Q&A with Simon Fox - Chief Executive of Trinity Mirror

Author
Lynn Barlow
Assistant Vice-Chancellor, Creative and Cultural Industries Engagement | University of the West of England
13th February 2018

UWE, in partnership with Business West, runs an annual lecture series that brings top business leaders to Bristol. We caught up with Simon Fox, Chief Executive of Trinity Mirror, before he gave his address:

• “Give me some idea of the scale of Trinity Mirror – how many titles do you own across the country?”

We have around 100 titles, a little more actually, which includes national titles like the Daily Mirror and the Daily Record in Scotland.

This is in addition to nearly 100 regional brands, including The Bristol Post, Liverpool Echo, Manchester Evening News and Newcastle Chronicle.

We’re really in most of the big metropolitan cities, so we have newspapers and websites that cover those cities. We employ about 5000 people and we are, I’m pleased to say, very profitable, very cash generative, and we make about £100m profit every year.

• “An enormous business and I understand you may be adding another national title stable (The Daily Express)?”

Well, we’ll have to see what happens, but we’ve said we are a consolidator of the industry.

A couple of years ago we bought Local World, which used to be Northcliffe Newspapers, and yes, we are, as is well known, in discussions with Northern and Shell Group [to acquire The Daily Express].

• “Before Trinity Mirror I understand you were with HMV and the music business went through an enormous change because of digitisation and distribution models and that’s now affecting the way we consume news. Do you see a similarity with the music business and what we would’ve called the newspaper business not too long ago?”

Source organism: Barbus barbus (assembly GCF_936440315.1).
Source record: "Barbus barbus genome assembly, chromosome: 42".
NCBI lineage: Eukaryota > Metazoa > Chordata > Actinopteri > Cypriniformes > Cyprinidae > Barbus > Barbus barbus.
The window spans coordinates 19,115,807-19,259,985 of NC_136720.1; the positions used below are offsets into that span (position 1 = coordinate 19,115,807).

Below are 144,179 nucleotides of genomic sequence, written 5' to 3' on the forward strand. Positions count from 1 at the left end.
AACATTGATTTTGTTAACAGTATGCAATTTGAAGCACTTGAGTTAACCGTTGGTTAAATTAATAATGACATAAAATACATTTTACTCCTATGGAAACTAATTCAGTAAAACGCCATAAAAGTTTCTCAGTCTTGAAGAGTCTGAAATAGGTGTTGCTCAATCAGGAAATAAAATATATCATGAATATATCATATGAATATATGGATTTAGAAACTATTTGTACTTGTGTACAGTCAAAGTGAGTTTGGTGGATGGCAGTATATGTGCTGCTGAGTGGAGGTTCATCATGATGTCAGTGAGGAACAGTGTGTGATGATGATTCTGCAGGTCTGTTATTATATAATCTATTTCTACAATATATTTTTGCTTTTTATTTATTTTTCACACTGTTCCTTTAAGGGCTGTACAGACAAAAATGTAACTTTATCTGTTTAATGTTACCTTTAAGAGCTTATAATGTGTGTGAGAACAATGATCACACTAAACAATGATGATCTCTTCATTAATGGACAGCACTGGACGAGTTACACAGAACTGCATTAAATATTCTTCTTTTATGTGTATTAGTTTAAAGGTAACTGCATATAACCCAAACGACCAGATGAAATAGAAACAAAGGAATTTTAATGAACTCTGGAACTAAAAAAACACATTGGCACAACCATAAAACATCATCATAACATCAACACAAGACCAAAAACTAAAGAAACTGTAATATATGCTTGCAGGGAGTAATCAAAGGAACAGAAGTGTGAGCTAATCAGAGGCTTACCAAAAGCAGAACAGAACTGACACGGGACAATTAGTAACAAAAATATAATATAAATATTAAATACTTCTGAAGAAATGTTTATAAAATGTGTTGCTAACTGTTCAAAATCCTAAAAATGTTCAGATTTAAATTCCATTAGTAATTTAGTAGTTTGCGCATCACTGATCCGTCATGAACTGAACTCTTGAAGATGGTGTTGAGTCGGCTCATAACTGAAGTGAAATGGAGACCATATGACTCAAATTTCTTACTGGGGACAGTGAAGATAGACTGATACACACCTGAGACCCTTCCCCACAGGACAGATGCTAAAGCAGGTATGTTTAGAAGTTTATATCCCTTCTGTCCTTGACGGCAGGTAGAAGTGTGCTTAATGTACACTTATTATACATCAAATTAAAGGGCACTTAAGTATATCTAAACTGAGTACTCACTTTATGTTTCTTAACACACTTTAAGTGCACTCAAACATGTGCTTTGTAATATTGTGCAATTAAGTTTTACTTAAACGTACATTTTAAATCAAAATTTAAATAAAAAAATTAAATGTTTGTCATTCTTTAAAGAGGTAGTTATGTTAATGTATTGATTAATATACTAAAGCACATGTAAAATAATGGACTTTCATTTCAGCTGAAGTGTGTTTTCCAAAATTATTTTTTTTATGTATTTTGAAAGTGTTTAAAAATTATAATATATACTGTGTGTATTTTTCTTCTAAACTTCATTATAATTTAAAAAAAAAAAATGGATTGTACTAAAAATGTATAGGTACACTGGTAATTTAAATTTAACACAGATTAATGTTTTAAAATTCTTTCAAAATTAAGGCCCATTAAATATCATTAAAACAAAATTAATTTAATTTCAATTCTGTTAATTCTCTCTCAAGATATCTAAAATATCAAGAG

Yes. I mean, I didn’t set out to work for businesses that were in structural decline, but you’re absolutely right that in my last job running HMV and Waterstones they were both businesses where the media – CDs, DVDs and of course books – were, and are, facing massive digital disruption.

And that is exactly the same with newspapers, as we go from print to digital.

I remember at Waterstones many Christmases ago, when the Kindle first came out, and a million Kindles were unwrapped.

On Boxing Day and from one day to the next the book market was transformed. That was a massive shock.

But, it’s really interesting that, however many years later, the book market is actually growing again, so markets do go through shocks then they stabilise or in the case of the CD, they don’t.

Certainly, in newspapers we are managing the transition from print to digital. 

• “300 local papers have closed in the last decade; 20 or more last year alone; and the government announced yesterday that they are going to do a root and branch review of the sustainability of local and regional newspapers. Newspapers are all about holding truth to power and accountability, but 2/3 of local government areas don’t have a local newspaper.”

I think you’ve got to be careful with those statistics. I would actually disagree with those statistics.

I think having a daily newspaper or a weekly newspaper or a website dedicated to a local area isn’t the absolute definition of whether we’re able to hold power to account through good journalism, but the review that the government has launched is to be welcomed and there’s no question at all that it is very tough to be in regional journalism.